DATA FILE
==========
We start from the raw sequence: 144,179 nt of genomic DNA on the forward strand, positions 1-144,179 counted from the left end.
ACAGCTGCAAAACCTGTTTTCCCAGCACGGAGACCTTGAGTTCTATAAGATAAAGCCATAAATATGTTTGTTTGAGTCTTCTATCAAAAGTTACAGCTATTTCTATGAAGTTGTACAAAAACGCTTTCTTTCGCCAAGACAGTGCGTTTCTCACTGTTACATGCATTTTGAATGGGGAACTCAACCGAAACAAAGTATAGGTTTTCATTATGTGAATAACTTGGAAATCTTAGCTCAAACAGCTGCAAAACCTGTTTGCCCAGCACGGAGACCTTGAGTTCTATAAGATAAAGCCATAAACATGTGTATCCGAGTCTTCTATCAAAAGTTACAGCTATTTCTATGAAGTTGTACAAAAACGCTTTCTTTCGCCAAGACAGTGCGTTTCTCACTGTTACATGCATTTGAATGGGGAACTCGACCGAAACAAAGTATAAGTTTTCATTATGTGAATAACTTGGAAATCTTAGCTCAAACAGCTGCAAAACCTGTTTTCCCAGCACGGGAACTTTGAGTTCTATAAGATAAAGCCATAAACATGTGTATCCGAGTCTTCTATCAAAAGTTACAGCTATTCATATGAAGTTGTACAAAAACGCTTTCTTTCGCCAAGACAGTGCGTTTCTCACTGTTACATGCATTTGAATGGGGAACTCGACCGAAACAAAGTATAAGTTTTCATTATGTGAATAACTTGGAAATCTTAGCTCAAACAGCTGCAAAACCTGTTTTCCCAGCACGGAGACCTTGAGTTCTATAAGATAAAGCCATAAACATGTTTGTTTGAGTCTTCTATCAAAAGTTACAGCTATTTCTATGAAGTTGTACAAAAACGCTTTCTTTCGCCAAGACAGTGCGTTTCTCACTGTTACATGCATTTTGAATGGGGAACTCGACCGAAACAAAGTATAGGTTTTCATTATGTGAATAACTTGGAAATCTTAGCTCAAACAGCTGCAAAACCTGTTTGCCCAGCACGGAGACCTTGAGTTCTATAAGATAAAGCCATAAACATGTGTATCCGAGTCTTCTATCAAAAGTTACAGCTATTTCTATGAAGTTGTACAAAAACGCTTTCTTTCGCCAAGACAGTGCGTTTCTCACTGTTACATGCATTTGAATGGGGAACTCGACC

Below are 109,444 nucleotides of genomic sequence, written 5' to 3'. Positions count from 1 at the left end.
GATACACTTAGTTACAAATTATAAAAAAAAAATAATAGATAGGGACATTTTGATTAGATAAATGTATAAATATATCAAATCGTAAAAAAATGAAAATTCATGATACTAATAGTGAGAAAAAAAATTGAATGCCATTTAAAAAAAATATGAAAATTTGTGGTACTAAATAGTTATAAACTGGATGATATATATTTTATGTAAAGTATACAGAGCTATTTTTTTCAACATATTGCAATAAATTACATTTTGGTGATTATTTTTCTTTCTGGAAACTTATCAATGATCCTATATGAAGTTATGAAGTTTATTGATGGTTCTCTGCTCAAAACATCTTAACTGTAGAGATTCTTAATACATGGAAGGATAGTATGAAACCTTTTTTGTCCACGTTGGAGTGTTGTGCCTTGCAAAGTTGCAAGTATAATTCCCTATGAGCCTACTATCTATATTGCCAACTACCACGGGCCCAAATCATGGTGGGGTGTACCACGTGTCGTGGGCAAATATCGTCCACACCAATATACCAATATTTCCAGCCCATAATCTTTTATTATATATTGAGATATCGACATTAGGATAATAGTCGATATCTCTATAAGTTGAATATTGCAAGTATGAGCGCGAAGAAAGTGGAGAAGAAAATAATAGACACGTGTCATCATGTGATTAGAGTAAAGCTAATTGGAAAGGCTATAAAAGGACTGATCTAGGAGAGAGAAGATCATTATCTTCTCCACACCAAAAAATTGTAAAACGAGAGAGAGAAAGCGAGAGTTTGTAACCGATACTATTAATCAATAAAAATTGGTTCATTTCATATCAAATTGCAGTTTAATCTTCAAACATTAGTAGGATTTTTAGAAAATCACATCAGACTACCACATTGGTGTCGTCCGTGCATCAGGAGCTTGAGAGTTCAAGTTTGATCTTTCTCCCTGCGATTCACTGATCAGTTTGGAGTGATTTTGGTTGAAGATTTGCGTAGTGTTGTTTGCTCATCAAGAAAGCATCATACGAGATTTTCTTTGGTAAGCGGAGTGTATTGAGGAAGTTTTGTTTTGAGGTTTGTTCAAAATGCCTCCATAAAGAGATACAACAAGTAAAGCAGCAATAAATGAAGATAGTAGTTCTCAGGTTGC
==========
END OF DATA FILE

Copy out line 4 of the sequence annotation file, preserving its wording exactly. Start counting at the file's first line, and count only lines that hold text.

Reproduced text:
GATACACTTAGTTACAAATTATAAAAAAAAAATAATAGATAGGGACATTTTGATTAGATAAATGTATAAATATATCAAATCGTAAAAAAATGAAAATTCATGATACTAATAGTGAGAAAAAAAATTGAATGCCATTTAAAAAAAATATGAAAATTTGTGGTACTAAATAGTTATAAACTGGATGATATATATTTTATGTAAAGTATACAGAGCTATTTTTTTCAACATATTGCAATAAATTACATTTTGGTGATTATTTTTCTTTCTGGAAACTTATCAATGATCCTATATGAAGTTATGAAGTTTATTGATGGTTCTCTGCTCAAAACATCTTAACTGTAGAGATTCTTAATACATGGAAGGATAGTATGAAACCTTTTTTGTCCACGTTGGAGTGTTGTGCCTTGCAAAGTTGCAAGTATAATTCCCTATGAGCCTACTATCTATATTGCCAACTACCACGGGCCCAAATCATGGTGGGGTGTACCACGTGTCGTGGGCAAATATCGTCCACACCAATATACCAATATTTCCAGCCCATAATCTTTTATTATATATTGAGATATCGACATTAGGATAATAGTCGATATCTCTATAAGTTGAATATTGCAAGTATGAGCGCGAAGAAAGTGGAGAAGAAAATAATAGACACGTGTCATCATGTGATTAGAGTAAAGCTAATTGGAAAGGCTATAAAAGGACTGATCTAGGAGAGAGAAGATCATTATCTTCTCCACACCAAAAAATTGTAAAACGAGAGAGAGAAAGCGAGAGTTTGTAACCGATACTATTAATCAATAAAAATTGGTTCATTTCATATCAAATTGCAGTTTAATCTTCAAACATTAGTAGGATTTTTAGAAAATCACATCAGACTACCACATTGGTGTCGTCCGTGCATCAGGAGCTTGAGAGTTCAAGTTTGATCTTTCTCCCTGCGATTCACTGATCAGTTTGGAGTGATTTTGGTTGAAGATTTGCGTAGTGTTGTTTGCTCATCAAGAAAGCATCATACGAGATTTTCTTTGGTAAGCGGAGTGTATTGAGGAAGTTTTGTTTTGAGGTTTGTTCAAAATGCCTCCATAAAGAGATACAACAAGTAAAGCAGCAATAAATGAAGATAGTAGTTCTCAGGTTGC